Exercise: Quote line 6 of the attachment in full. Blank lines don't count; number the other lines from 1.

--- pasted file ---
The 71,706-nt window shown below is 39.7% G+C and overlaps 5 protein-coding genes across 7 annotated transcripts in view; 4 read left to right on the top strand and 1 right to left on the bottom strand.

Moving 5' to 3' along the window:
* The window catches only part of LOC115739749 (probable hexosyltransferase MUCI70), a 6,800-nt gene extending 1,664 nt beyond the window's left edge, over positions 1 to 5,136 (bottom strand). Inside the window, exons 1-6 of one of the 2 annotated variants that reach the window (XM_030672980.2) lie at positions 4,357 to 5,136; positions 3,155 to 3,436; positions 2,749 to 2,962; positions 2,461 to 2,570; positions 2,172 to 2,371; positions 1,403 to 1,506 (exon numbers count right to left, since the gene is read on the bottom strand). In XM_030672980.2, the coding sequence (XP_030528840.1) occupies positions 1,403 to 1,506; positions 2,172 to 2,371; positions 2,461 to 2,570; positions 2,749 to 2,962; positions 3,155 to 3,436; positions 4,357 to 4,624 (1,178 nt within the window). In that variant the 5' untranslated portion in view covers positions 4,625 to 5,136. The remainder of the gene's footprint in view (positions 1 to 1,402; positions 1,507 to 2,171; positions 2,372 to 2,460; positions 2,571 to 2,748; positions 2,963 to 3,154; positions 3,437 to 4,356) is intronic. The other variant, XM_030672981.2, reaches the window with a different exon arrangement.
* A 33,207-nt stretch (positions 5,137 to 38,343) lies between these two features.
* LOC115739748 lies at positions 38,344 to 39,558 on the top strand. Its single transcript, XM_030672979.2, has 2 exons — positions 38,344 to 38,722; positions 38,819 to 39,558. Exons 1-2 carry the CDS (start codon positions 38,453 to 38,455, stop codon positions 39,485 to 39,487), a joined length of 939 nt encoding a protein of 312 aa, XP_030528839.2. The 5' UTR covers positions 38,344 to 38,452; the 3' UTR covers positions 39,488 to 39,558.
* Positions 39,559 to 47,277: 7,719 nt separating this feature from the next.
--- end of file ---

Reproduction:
* Positions 39,559 to 47,277: 7,719 nt separating this feature from the next.